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The Anglican Communion’s Five Marks of Mission: an introduction

Posted on: February 4, 2020 10:30 AM
Photo Credit: James Coleman

The Anglican Communion loves its jargon – key words and buzz phrases that spring up in conversations, sermons, and speeches. One of these phrases is “the Five Marks of Mission”. The Anglican Communion News Service has commissioned a series of articles looking at each of the Five Marks and we will publish these in the coming weeks. In this article, Gavin Drake explores their background and history.

The Anglican Communion has no central authority or decision-making body. It is a family of 40 – soon to be 41 – independent but interdependent Churches. The Anglican Communion’s four Instruments of Communion – the Archbishop of Canterbury, the Primates’ Meeting, the Lambeth Conference and the Anglican Consultative Council – have no right to impose policies or initiatives on those autonomous member churches.

But they can come up with ideas which they propose to the Churches. These ideas may gain acceptance in some churches but not in others; or they may be rejected by most churches, or they may gain wide acceptance. This process is often referred to as “reception” – it is a way of testing whether the proposals by the Instruments have been received by the Churches.

Once such proposal which has been universally accepted by the Churches of the Communion is the Five Marks of Mission. Some member Churches will have debated these in their provincial synods or councils, others will have just adopted them through usage. The Five Marks of Mission are such an important resource that Churches outside the Anglican Communion often reflect on them too. But what are they?

The Five Marks of Mission began life as a mission statement – an organisational statement about the purpose of the Anglican Communion. Being mission-focused, this organisational statement was more “mission”-minded than most organisation’s mission statements.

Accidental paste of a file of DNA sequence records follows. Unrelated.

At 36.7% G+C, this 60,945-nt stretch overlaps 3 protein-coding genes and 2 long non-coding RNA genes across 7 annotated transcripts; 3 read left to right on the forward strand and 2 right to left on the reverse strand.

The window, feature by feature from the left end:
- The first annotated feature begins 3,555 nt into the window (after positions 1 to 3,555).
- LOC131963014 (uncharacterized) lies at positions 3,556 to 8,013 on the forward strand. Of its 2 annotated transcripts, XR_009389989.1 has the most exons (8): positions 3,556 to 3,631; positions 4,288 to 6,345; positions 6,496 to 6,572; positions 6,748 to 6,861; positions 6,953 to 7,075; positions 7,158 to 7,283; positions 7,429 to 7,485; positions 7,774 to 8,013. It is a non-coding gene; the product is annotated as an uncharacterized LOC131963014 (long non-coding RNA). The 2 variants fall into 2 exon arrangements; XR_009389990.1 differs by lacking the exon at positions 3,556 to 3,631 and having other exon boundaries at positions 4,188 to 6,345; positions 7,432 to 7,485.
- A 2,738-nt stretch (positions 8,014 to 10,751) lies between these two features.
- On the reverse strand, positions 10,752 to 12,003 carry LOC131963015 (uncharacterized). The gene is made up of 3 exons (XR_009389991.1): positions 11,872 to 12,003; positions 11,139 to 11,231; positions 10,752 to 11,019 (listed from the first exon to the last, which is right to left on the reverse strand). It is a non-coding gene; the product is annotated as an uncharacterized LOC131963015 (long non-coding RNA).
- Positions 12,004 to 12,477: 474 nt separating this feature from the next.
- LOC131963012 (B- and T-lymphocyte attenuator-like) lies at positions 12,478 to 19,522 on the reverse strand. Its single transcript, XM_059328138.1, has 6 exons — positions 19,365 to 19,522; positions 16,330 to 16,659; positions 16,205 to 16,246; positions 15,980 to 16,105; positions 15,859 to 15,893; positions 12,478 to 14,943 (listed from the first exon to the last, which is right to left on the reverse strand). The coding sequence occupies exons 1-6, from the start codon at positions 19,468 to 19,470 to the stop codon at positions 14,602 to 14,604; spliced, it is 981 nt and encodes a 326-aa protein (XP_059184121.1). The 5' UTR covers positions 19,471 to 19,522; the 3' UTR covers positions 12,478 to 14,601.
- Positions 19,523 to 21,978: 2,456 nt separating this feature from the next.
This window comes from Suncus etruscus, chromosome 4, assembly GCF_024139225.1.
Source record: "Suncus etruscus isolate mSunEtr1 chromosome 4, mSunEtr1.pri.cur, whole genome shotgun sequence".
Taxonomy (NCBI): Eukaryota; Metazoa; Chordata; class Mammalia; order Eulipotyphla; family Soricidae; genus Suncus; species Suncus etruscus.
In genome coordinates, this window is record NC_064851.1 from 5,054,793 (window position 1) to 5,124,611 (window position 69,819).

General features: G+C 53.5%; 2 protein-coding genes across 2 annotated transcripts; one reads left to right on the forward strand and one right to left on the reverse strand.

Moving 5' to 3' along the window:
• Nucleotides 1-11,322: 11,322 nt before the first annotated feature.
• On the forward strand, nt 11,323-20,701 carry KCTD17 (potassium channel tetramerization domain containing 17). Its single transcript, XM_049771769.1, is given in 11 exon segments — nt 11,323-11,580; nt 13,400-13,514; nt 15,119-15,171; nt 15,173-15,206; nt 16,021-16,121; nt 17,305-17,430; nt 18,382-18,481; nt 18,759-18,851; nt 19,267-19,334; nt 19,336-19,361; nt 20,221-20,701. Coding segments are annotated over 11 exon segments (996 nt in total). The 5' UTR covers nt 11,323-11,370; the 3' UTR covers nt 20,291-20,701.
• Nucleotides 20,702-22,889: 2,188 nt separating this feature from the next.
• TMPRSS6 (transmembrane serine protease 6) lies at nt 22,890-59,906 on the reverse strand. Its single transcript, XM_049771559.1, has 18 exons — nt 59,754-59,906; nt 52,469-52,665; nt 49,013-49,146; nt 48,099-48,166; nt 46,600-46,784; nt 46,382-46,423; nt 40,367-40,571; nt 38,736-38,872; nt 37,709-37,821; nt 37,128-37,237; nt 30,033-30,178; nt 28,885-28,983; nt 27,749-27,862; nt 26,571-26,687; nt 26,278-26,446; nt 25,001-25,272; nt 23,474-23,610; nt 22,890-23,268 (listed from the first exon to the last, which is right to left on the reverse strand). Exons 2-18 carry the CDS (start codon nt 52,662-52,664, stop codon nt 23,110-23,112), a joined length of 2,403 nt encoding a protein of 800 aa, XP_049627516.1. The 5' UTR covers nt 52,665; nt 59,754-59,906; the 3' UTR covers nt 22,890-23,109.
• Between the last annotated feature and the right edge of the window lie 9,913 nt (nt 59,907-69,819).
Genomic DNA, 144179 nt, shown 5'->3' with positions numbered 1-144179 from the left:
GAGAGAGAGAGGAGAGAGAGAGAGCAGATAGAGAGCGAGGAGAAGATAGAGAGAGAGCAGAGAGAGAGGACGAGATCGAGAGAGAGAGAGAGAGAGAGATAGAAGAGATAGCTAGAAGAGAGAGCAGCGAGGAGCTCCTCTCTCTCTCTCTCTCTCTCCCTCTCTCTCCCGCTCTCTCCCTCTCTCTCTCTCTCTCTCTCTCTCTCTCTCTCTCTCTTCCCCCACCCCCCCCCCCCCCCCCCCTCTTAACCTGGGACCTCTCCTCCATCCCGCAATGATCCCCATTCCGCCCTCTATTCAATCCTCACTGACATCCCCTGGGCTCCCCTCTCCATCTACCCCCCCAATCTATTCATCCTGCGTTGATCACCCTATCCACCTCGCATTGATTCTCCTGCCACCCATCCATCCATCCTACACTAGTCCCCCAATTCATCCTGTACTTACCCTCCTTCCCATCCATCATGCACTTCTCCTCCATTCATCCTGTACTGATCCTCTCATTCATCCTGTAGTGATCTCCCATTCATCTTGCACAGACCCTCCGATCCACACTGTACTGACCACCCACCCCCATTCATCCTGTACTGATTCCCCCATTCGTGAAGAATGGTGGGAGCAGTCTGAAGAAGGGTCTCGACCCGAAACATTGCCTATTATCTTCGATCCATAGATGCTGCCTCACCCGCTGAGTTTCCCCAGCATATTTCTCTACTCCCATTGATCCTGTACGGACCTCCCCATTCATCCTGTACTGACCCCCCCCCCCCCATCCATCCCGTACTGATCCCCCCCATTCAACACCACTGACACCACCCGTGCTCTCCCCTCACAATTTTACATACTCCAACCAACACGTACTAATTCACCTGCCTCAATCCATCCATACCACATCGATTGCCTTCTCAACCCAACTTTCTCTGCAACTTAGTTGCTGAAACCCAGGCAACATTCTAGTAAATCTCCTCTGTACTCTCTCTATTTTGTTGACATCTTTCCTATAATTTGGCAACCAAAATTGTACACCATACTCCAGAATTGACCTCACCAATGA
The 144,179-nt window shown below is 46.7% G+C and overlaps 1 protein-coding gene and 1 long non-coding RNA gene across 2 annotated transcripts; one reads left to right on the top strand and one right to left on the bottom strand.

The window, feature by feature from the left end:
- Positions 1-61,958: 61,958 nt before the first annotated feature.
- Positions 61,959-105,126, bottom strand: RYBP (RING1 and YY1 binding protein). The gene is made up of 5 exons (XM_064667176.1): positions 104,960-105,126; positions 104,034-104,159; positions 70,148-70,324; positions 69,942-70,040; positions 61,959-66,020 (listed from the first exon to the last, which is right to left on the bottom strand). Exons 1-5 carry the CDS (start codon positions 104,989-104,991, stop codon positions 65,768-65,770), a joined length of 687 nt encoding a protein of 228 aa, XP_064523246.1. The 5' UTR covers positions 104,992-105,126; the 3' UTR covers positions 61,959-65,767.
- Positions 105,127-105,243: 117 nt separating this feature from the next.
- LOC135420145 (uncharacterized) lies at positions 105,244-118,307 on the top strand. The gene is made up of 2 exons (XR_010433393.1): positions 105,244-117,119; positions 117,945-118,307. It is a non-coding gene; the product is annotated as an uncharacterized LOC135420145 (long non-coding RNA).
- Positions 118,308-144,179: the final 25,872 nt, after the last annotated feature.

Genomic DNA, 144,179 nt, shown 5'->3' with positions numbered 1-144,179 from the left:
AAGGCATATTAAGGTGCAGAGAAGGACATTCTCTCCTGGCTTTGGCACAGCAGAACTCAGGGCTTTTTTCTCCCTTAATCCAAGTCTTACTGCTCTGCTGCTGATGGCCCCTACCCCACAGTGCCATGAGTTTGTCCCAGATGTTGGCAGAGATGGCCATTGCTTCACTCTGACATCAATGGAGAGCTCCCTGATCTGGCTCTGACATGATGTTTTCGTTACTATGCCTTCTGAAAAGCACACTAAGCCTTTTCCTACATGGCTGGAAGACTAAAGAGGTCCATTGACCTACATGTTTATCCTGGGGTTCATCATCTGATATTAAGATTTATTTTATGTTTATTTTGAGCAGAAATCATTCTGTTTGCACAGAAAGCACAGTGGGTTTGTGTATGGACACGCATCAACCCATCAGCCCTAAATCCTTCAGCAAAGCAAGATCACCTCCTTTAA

In 1984, meeting in Badagry, Nigeria, the Anglican Consultative Council adopted Four Marks of Mission (the fifth was to be added later). The official Report of report the meeting makes clear their origins in the Gospels: “The Gospel according to St John puts the Great Commission in these simple words; ‘As the Father has sent me, even so I sent you’ (John 20:21)”, the report said. “Deliberately and precisely Jesus made his mission the model of our mission to the world. For this reason, our understanding of the Church’s mission must be deduced from our understanding of what Jesus considered his mission to be.”

The four Marks of Mission were summarised in four headings: evangelism, response and initiation, Christian nurture and teaching, and service and transformation. In addition to adopting the Marks, the Council asked all local churches, deaneries, archdeaconries, dioceses and provinces to carry out a mission audit to measure how effective they were under the four headings.

In 1990, at its meeting in Wales, the Anglican Consultative Council added a fifth Mark of Mission, saying in its official report: “There has been a consistent view of mission repeated by the ACC, the Lambeth Conference, the Primates’ Meeting and others in recent years, which defines mission in a four-fold way. . . We now feel that our understanding of the ecological crisis, and indeed of the threats to the unity of all creation, mean that we have to add a fifth affirmation” – to safeguard the integrity of creation.

The Five Marks of Mission should not be seen as a never-changing creed. At its 2012 meeting in Auckland, New Zealand, the ACC said that they should be understood as dynamic and should be reviewed regularly. At this meeting, the Council revised the wording of the fourth Mark of Mission, adding the phrase “to challenge violence of every kind and pursue peace and reconciliation” to the pre-existing text “to seek to transform the unjust structures of society”.

The Five Marks of Mission are more than a mission statement for the Anglican Communion. They are lived out every day in the provinces and Churches of the Communion. In the coming weeks, we will publish a series of articles, each written by an expert in their field, which will unpack each of the Marks and how they are being lived out throughout the Anglican Communion.

The Five Marks of Mission

The mission of the Church is the mission of Christ